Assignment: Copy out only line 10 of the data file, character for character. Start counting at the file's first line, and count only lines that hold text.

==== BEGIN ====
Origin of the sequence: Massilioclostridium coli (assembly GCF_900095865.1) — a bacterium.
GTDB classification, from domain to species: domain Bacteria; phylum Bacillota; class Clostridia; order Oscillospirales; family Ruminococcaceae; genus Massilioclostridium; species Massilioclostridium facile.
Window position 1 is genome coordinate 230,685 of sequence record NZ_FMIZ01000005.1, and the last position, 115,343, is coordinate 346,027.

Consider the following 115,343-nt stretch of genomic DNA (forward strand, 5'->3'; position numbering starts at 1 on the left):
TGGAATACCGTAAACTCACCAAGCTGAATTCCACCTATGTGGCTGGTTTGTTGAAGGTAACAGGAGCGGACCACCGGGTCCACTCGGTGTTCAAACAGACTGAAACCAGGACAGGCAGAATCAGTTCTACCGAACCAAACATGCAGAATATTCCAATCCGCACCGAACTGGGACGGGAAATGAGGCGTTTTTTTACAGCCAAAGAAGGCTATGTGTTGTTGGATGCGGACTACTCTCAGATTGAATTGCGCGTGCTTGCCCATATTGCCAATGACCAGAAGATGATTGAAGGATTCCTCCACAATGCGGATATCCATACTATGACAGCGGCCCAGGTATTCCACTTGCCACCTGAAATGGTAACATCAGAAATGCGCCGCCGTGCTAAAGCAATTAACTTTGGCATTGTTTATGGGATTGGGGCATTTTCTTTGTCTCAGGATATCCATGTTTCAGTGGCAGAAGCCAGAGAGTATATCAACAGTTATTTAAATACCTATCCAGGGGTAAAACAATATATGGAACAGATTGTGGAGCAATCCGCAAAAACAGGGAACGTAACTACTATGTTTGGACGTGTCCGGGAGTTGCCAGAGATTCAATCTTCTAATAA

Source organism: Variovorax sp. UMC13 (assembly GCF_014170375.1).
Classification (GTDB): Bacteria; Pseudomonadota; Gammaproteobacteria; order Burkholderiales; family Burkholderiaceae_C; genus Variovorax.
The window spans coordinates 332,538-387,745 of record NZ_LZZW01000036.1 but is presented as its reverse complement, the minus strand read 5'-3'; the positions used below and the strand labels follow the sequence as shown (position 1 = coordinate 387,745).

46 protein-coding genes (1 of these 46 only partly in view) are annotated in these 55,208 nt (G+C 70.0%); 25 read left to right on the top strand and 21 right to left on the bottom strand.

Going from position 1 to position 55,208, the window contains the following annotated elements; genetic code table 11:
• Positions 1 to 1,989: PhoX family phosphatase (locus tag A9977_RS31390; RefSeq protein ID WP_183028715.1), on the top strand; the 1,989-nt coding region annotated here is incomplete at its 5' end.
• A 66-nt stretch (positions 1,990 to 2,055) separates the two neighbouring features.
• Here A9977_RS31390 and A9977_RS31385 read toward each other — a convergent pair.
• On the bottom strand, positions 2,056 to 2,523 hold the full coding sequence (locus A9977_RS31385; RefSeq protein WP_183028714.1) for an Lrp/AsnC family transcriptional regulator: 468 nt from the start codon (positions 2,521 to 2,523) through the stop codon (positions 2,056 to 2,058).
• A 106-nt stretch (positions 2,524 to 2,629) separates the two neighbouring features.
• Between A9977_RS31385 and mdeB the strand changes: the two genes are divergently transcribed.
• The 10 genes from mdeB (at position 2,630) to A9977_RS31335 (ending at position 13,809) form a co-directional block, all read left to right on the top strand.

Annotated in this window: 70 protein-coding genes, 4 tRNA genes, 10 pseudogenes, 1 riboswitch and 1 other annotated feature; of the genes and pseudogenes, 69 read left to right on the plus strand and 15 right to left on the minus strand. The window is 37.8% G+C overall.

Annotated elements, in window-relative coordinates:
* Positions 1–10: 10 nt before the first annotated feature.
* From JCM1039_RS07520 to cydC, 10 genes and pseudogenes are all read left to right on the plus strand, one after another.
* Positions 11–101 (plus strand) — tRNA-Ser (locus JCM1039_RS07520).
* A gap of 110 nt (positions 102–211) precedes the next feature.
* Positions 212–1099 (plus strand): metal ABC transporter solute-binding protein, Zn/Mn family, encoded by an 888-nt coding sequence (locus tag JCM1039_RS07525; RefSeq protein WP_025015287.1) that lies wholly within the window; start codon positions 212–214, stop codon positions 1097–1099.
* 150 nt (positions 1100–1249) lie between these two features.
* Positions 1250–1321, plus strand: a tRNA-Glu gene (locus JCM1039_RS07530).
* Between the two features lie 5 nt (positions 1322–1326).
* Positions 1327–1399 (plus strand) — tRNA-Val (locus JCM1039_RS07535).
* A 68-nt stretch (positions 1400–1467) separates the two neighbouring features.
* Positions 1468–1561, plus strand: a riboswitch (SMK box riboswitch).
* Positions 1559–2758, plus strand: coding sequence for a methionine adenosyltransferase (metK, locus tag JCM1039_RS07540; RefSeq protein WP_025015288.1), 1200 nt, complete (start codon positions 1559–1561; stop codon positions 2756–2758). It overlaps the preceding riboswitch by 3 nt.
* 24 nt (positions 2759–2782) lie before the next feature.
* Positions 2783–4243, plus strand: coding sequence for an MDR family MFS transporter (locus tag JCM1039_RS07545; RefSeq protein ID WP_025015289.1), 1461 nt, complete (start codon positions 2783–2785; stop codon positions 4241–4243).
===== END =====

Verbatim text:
Going from position 1 to position 55,208, the window contains the following annotated elements; genetic code table 11: